All six Poe brothers attended The Carey School for Boys which later became the Boys' Latin School of Baltimore and all wound up playing football for Princeton. The oldest, S. Johnson Poe, played halfback and also played on Princeton's national champion lacrosse team. The second son, Edgar A. Poe, was captain of the football team, and later served as Attorney General of Maryland, like his father. The fourth son, Neilson Poe, also played halfback. Fifth son, Arthur Poe, was voted into the College Football Hall of Fame in 1969. Finally, the sixth son, Gresham Poe, played quarterback, and followed Johnny as head coach at Virginia.[3]

File:Johnnie Poe, Princeton.jpg

Princeton, circa 1892

College football career

Poe enrolled at Princeton University in the fall of 1891, and was elected president of the freshman class. In spite of his small size, he made the varsity football team at halfback, and finished the season tied for third in touchdowns scored for the team. However, he struggled academically, and was asked to leave in the Spring. When he left for home, the entire freshman class escorted him to the train station.[4]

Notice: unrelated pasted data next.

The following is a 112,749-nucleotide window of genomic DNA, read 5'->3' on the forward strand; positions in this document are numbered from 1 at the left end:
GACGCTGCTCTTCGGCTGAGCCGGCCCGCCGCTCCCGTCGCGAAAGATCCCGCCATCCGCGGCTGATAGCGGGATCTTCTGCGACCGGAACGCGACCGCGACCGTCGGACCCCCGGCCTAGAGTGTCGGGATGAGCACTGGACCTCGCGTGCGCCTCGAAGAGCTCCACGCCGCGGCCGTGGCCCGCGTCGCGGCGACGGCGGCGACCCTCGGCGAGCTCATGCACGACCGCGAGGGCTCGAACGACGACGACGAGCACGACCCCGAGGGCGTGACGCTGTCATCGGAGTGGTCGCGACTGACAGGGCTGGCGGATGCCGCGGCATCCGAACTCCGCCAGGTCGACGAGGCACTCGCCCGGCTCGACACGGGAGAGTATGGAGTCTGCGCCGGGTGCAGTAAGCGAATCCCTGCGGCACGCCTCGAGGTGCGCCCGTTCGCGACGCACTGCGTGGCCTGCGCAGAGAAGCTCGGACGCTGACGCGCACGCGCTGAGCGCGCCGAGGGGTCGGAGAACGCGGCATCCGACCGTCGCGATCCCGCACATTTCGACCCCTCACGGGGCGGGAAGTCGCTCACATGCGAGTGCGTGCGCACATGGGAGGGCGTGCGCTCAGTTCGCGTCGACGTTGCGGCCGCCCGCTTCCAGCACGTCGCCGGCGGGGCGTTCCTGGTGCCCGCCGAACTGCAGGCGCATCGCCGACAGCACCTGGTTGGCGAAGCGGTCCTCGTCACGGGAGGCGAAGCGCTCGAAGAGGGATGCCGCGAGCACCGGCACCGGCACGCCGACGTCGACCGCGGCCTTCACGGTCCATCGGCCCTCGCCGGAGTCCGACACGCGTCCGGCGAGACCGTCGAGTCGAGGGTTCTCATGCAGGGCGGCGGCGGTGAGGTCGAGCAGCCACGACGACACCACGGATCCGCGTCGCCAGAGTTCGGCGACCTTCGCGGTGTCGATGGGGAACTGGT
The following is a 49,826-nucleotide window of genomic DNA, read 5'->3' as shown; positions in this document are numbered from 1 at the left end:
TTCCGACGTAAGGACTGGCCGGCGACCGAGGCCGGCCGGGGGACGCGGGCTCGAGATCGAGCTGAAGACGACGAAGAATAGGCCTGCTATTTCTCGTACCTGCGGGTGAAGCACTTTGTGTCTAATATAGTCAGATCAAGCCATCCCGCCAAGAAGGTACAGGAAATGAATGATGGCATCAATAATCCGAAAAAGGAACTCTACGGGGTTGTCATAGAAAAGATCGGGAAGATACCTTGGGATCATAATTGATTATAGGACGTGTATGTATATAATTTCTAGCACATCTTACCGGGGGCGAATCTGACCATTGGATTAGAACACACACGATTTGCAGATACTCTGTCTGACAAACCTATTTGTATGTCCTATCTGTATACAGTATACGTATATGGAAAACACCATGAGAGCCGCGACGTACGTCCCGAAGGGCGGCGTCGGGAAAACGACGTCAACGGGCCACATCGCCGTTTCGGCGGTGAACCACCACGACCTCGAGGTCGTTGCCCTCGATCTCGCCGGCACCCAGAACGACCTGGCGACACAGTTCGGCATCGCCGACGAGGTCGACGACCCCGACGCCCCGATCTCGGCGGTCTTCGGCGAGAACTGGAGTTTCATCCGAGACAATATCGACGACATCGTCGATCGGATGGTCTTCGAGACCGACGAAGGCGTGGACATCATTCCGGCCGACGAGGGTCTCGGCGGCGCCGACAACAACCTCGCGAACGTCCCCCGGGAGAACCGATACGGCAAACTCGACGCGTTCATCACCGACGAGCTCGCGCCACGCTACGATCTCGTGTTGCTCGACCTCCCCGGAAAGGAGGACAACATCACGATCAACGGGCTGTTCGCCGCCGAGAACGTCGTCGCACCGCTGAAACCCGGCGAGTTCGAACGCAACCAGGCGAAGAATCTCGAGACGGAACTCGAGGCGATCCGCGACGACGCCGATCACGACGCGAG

He re-enrolled the following Fall, and started at quarterback, moving to halfback midway through the season. Poe played even better than in his freshman year, finishing second on the team for touchdowns scored. However, he was once again forced to leave the university for scholastic reasons.[5]

After leaving Princeton, Poe bounced around, coaching two seasons at Virginia, working for a steamboat operator, selling real estate, coaching the Navy football team, and serving as an assistant coach at Princeton. Poe would often return to Princeton as an assistant coach, including the National Championship season of 1903. It was while serving as an assistant coach that Poe is credited with saying "If you won't be beat, you can't be beat," which became the team motto for many seasons.[6][7]

Soldier, adventurer